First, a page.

Why are you more likely to strike a bargain before the end of February when negotiating with the Vietnamese?
The New Year means the end of the old one, therefore the Vietnamese will try to finish the unsettled matters, repay their debts and settle arguments in order to be able to start a new period with a clean slate. They will attempt that the unsettled matters not burden them but simultaneously they will avoid any actions that could make their luck leave their houses. Thus, if they follow the tradition, they will not take the rubbish out or sweep during that time (in order not to inadvertently get rid of luck, too).
What shouldn’t you give your Vietnamese friend who celebrates his or her birthday in February if you don’t want to ruin your friendship?
Although during Tet you should be grateful for any present or wishes, you should also know that if your Vietnamese friend is superstitious, not every present will please him. Do not throw your money down the drain, buying him a watch (“his time will soon be over”), a medicine (as you will bring illness on him), or a cat ( the word “cat” resembles “poverty” in Vietnamese). However, everything new and red will make him happy as well as the Tet bánh chưng cake (because he will be able to share it with others) and, of course, a rice vodka. Do not treat these tips too seriously, because a real Vietnamese will be pleased with any present given selflessly.
Who, according to the Vietnamese and many Asians, will the following year belong to?
Born in the years: 1914, 1926, 1938, 1950, 1962, 1974, 1986, 1998 are people born under the sign of the Tiger. The year 2010 belongs to that zodiac. Tigers are brave and temperamental, love challenges and hate failures. They are charming people with charisma and passion, but they can also surprise by their sensitivity. They are most compatible with people born in the year of the Rat. The year of the Tiger will be full of work and energy.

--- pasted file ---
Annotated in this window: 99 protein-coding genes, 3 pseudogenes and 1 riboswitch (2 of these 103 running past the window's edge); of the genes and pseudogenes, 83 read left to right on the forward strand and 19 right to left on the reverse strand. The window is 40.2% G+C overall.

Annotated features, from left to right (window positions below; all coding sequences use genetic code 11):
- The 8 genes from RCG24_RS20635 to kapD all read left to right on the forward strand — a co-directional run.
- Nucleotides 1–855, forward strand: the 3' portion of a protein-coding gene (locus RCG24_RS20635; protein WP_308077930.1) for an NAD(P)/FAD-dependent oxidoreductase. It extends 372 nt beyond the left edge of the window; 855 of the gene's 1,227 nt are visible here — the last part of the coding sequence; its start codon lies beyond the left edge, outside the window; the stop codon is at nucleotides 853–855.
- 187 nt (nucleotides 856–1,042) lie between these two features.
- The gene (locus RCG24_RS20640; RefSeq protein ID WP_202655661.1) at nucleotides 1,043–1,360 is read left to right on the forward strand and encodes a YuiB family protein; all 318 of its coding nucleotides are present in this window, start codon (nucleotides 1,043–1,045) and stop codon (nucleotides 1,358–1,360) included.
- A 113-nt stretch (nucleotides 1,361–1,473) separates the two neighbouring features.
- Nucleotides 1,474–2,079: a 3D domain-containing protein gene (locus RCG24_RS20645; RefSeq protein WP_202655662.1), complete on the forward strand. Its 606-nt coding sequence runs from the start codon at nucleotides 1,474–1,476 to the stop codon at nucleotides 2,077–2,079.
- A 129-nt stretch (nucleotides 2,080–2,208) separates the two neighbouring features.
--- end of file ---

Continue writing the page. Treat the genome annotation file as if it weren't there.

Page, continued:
„Vietnam is situated on the right bank of the Vistula River”
Varsovians could also celebrate Tet during the last two years by eating Vietnamese dishes, singing karaoke and watching flying lanterns. Vietnamese New Year, organized by a few enthusiasts in the Saturator club in the Warsaw district of Praga, attracts a lot of Varsovians every year thanks to exotic music and other entertainment. This time the Year of the Tiger will surely start stunningly. However, you will not find many Vietnamese at this party. Not all of them go back to Vietnam for Tet, but often visit their friends or stay with their family, which is something they rarely have the opportunity to do, working seven days a week. They go to the Stadium or Vietnamese shops to buy ingredients for bánh chưng, decorate their family altars with yellow flowers, call their relatives or use Yahoo to send their greetings to those celebrating in Vietnam.
Text by: Đàm Vân Anh, February 2010
Translated by: Anna Piątek